Leyla: Ok, moving on, the next two sentences:

{ Leyla: Zood meeyam! Farda chetore?

Farnaz: Farda khoobe! Meeyay barayeh nahar?

}

Leyla: Ok, so the word zood means soon. Zood

Matt: Zood

Leyla: So zood meeyam, I'll come soon. Zood meeyam

Matt: Zood meeyam

Leyla: Great, and what does farda mean Matt? We've covered this several times before.

Matt: It means tomorrow.

Leyla: Great. My aunt asked 'meeyay barayeh nahar?' What does this mean?

Matt: Will you come for lunch?

Leyla: Exactly, we learned before that barayeh means for. Meeyay barayeh nahar?

Matt: Meeyay barayeh nahar?

Leyla: Ok, great, now the next two sentences:

{ Repeat: Leyla: Na, na, zahmat nakesheed.

Farnaz: Zahmatee neest! Pizza meegeereem!

}

Leyla: Ok, so to understand the next sentence, perhaps it will be helpful if you've seen the video we produced about the concept of Tarof on youtube. If you haven't seen it yet, just look up Chai and Conversation on youtube, and it should come up. But the phrase I said here 'zahmat nakesheed' is a good example of tarof. If someone invites you to lunch, this is a good phrase to say- it basically means 'don't go through the trouble' Zahmat nakesheed

Matt: Zahmat nakesheed

Leyla: Zahmat is hard work or trouble. So even if I want to go to lunch at my aunt's house, it's more polite for me to decline her offer, saying that it's too much trouble. So I said na, na, zahmat nakesheed. No, don't go through the trouble. Na, zahmat nakesheed

Matt: Na, zahmat nakesheed

Leyla: So she responds:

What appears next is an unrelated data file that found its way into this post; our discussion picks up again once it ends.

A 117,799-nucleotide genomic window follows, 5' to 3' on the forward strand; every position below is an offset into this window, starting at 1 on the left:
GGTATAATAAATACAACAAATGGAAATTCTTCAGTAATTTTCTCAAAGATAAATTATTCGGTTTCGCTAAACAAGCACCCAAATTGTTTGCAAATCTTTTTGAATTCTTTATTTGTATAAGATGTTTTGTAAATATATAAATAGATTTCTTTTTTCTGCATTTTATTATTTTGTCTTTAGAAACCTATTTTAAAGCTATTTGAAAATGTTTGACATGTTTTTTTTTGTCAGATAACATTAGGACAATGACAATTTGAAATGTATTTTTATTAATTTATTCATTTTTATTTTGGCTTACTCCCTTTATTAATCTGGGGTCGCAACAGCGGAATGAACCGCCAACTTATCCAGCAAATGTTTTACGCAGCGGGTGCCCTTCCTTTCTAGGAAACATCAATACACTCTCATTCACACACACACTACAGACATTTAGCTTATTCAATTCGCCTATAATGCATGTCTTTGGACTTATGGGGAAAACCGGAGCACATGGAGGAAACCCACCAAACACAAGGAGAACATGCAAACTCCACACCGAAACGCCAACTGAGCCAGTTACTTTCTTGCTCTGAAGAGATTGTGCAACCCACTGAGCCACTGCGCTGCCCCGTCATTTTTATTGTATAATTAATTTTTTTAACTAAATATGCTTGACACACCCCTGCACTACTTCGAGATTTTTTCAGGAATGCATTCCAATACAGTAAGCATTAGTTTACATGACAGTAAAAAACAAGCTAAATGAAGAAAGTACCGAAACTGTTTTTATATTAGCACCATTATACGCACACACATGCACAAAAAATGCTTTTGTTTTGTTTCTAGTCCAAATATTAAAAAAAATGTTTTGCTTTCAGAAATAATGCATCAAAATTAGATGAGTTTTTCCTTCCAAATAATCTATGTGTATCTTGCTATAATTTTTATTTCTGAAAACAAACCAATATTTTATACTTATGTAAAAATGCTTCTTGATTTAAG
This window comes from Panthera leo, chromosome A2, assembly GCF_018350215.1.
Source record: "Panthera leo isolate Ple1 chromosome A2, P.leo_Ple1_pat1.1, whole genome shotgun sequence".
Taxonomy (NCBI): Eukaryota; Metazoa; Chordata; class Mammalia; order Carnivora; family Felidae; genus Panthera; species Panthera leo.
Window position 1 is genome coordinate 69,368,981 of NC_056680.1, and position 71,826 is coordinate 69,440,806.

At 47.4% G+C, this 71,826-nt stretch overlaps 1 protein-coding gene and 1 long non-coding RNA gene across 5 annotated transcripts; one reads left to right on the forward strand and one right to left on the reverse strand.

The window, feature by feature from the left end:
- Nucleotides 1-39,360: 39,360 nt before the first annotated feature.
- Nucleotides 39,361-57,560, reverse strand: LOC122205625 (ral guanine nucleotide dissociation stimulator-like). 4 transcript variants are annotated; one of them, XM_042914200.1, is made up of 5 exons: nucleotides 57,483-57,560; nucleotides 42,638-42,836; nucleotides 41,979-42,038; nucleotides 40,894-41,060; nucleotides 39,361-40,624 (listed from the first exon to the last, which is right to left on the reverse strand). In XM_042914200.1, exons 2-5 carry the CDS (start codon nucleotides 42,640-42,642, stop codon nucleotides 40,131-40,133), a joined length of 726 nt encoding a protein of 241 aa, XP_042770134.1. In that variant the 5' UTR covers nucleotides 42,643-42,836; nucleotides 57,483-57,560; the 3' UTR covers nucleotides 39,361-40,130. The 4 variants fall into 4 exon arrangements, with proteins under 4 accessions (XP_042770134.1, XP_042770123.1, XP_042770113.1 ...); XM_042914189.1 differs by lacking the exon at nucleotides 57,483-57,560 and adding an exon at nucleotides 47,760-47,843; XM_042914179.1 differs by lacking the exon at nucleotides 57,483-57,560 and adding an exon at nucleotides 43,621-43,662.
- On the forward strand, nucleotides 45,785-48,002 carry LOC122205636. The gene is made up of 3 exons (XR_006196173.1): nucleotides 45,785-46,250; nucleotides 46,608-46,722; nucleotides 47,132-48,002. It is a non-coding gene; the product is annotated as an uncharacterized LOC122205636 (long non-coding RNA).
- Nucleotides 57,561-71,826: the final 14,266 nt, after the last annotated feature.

Matt: Zahmatee neest! Pizza meegeereem!

Leyla: Zahmatee neest means 'it's no trouble' Zahmatee neest

Matt: Zahmatee neest

Leyla: And the next phrase you should be able to understand- pizza meegeereem

Matt: Pizza meegeereem

Leyla: Meegeereem is the first person conjugation for 'we will get' Meegeereem

Matt: Meegeereem

Leyla: So we'll get pizza- pizza meegeereem

Matt: Pizza meegeereem

Leyla: So my aunt's assuring me that she won't go through the trouble of cooking- that we'll just order some pizza!

Ok, so let's listen to the entire conversation up to the this point again, to make sure we're understanding the whole thing:

{repeat: Leyla: Alo, khaleh farnaz?

Farnaz: Baleh, salam leyla jan!

Leyla: Salam!

Farnaz: Khoobee azizam?

Leyla: Baleh, khayli mamnoon. Shoma khoob hasteen?

Farnaz: Khoobam! Shaneedam meeyay Dallas!

Leyla: Baleh, dorosteh! Emshab meeresam.

Farnaz: Aaliyeh! Pass kay meeyay khooneyeh ma?

Leyla: Zood meeyam! Farda chetore?

Farnaz: Farda khoobe! Meeyay barayeh nahar?

Leyla: Na, na, zahmat nakesheed.

Farnaz: Zahmatee neest! Pizza meegeereem!}

Leyla: So far so good Matt?

Matt: I think so!

Leyla: Ok, great- this should be pretty simple. Moving on to the next two sentences:

Leyla: Khob basheh!

Farnaz: Doost daree bereem cinema?

Leyla: These should all be familiar phrases- can you translate Matt?

Matt: Well, you said 'khob basheh' meaning Well, ok, and then your aunt replied 'would you like to go to the cinema?'

Leyla: Exactly. Bereem means 'we go' so she is literally saying do you like that we go to the cinema. Doost daree bereem cinema?

Matt: Doost daree bereem cinema?

Leyla: To which I replied:

Leyla: Baleh, doost daram! Cheh feelmee?

Farnaz: Feelmeh 'beenavayan'. Beh eengeleesee meesheh les miserable

Leyla: Fekr meekonam les miserable farancaveeyeh!

Leyla: Ok, so first I said 'Baleh doost daram! Cheh feelmee? Can you translate this Matt?

Matt: Yes, I do like- Which film?

Leyla: Exactly. And my aunt said:

Farnaz: Feelmeh 'beenavayan'. Beh eengeleesee meesheh les miserable

Leyla: So, first she said feelmeh beenavayan. So the movie beenavayan. And beh eengeleesee meesheh les miserable. What does this mean Matt?

Matt: It means in English, it's Les miserable.

Leyla: That's right! And what does the phrase 'fekr meekonam' mean?

Matt: It means I think

Leyla: Exactly. So fekr meekonam les miserable farancaveeyeh- meaning-

Matt: I think les miserable is French.